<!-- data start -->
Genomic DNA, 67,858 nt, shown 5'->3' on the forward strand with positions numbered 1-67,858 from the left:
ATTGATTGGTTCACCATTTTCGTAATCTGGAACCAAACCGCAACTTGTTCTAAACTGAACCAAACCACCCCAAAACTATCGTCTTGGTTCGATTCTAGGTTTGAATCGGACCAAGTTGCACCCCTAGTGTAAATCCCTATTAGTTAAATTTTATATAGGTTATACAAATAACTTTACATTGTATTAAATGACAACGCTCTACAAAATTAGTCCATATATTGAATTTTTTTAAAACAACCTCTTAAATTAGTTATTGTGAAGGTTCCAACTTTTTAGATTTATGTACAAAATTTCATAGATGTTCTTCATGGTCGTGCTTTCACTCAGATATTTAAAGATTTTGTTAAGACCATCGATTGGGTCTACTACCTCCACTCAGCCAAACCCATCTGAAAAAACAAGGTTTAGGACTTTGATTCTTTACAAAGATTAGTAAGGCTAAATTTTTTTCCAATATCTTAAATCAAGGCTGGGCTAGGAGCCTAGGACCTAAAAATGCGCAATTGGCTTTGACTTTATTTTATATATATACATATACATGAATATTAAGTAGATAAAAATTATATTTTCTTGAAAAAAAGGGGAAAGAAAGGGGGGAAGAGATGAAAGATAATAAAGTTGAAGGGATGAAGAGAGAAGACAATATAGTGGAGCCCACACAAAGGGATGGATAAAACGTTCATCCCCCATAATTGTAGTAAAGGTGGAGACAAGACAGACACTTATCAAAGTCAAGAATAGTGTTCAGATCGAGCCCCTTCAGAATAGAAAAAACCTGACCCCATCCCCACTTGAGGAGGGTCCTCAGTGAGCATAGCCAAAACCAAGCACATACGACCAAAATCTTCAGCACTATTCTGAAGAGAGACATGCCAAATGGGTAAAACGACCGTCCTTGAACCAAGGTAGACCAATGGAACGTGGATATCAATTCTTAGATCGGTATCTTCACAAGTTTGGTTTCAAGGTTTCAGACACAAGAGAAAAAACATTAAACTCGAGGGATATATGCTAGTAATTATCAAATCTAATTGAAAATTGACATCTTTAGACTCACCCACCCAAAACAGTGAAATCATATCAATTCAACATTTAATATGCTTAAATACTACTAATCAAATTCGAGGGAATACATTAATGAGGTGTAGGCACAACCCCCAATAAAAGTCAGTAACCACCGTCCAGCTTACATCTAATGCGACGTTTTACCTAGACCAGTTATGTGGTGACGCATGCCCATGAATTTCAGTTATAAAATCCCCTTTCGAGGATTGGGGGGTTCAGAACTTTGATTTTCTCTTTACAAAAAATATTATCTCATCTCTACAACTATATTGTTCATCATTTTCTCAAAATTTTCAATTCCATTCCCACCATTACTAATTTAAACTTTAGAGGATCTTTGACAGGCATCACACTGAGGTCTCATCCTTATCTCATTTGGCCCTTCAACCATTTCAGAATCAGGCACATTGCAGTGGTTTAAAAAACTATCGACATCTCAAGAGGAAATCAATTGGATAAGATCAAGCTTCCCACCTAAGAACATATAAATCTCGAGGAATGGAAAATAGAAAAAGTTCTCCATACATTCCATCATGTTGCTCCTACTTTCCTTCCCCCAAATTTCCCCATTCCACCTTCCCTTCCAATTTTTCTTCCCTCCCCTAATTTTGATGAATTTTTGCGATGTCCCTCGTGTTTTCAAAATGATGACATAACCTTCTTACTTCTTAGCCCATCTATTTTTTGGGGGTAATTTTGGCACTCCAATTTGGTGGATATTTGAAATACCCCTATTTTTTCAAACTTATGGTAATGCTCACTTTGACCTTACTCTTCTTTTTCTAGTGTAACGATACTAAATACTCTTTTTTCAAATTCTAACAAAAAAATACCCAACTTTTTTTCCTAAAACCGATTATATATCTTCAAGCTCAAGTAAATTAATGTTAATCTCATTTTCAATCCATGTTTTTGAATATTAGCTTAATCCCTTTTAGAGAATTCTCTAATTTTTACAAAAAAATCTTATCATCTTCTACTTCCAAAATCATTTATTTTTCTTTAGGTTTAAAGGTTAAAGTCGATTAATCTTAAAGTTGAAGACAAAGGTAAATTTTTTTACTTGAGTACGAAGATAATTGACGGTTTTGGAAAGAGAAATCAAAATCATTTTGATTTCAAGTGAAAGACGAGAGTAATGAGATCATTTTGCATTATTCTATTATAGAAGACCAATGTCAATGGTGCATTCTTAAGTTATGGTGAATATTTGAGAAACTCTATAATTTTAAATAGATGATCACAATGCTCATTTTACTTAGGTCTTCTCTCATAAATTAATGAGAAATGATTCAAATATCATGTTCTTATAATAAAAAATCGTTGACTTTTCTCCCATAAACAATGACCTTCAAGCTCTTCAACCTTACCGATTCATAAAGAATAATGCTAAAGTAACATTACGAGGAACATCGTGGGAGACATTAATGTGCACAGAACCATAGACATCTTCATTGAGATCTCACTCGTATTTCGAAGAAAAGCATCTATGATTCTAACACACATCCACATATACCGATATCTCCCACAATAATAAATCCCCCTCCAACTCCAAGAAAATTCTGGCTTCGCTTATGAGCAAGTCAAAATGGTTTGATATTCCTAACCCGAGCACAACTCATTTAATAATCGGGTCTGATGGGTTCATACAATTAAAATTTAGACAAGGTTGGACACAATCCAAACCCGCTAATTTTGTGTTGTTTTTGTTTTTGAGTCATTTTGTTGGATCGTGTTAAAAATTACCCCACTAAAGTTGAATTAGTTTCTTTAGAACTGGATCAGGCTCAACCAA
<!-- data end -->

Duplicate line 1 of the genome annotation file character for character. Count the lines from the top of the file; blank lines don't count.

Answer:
Genomic DNA, 67,858 nt, shown 5'->3' on the forward strand with positions numbered 1-67,858 from the left: